General English

General Science

  • noun a device which shows the time


  • Device for keeping time. Clocks and astronomy have influenced each other profoundly for centuries. Sundials were the first clocks, and their relation to the sky is obvious and direct. They have been supplanted by clockwork and electronics, which are more precise, and by atomic clocks, which depend upon the vibrations of atoms themselves and are the most precise timekeepers known. The historic quest of clockmakers is to find a clock which is as accurate as the Earth’s own rotation, the Moon’s journey around the Earth, and the Earth’s around the Sun, which are basis of all clocks and calendars. But atomic clocks are more steady and predictable than the Earth itself, making them powerful tools for scientific investigation.

Cars & Driving

  • verb to record (a speed or time), or to time (a car)


  • noun a circuit that generates pulses used to synchronise equipment
  • verb to synchronise signals or circuits with a clock pulse


  • A circuit or device which provides a steady stream of timed pulses. Used, for instance, as the internal timing device of a digital computer, upon which all its operations depend.
  • An instrument or device which measures and indicates time. For instance, that kept and displayed by a TV.


  • verb to notice or see, to look at. A working-class usage widespread, especially in southeast England, since World War II. The middle-class fashion since the late 1980s for imitating working-class speech brought the word into some prominence and greater respectability. It probably derives from the obsolete use of ‘clock’ to mean a person’s face.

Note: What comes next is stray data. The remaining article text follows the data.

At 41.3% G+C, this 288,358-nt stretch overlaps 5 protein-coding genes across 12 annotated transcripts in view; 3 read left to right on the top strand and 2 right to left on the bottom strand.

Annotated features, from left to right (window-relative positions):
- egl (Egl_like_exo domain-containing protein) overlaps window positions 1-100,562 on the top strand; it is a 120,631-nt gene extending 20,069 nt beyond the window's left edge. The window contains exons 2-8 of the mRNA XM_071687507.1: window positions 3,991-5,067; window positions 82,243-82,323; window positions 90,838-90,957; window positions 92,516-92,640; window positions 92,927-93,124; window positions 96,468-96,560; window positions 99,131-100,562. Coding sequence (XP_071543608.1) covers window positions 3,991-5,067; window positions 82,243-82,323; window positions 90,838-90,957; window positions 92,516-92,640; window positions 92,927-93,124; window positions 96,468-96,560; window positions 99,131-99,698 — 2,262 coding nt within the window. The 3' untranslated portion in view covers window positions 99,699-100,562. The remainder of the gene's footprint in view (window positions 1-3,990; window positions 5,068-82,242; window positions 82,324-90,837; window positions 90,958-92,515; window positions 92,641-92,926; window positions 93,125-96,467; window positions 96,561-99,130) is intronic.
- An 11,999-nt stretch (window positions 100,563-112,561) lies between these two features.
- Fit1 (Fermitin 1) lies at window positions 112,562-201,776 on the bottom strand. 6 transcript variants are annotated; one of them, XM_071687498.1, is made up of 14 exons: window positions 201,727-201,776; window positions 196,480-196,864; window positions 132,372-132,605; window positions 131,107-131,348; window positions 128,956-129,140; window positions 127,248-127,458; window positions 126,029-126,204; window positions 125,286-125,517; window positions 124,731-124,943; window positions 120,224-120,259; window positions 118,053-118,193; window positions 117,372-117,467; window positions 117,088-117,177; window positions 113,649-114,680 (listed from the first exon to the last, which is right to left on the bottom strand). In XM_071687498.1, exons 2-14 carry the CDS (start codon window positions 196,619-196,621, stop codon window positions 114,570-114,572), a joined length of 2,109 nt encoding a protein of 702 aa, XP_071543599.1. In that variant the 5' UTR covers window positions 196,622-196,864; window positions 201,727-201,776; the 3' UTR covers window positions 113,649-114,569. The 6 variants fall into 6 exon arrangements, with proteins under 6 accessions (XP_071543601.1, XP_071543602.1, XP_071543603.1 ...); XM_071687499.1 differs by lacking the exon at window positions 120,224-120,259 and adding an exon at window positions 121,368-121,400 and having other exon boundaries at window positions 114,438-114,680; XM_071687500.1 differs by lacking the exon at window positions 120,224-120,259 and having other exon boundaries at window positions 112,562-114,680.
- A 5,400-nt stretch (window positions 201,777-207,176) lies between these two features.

• verb to hit. A usage that was, and is, popular in Australia and which has been adopted in Britain (where it may have originated) and the USA. This term, used almost exclusively by men, probably also derives from the archaic term ‘clock’ meaning a person’s face; hence the verb meaning to punch (in the face).
  • verb to tamper with the mileometer of a car in order to show a low mileage. A piece of dealers’ jargon which has passed into common currency due to the wide extent of the practice.


  • noun a machine for telling the time

Origin & History of “clock”

The clock appears to have been so named because it told the hours by the chiming of a ‘bell’, medieval Latin clocca. The Latin word, which emerged in the 7th century and may have been of Irish origin, probably reached English via middle Dutch klocke. Besides being applied to time-pieces, it has also lent its name to two garments on account of their supposedly bell-like shape: cloak (13th c.), which comes from the Old French dialect cloke or cloque, and cloche hat (20th c.), from French cloche ‘bell’.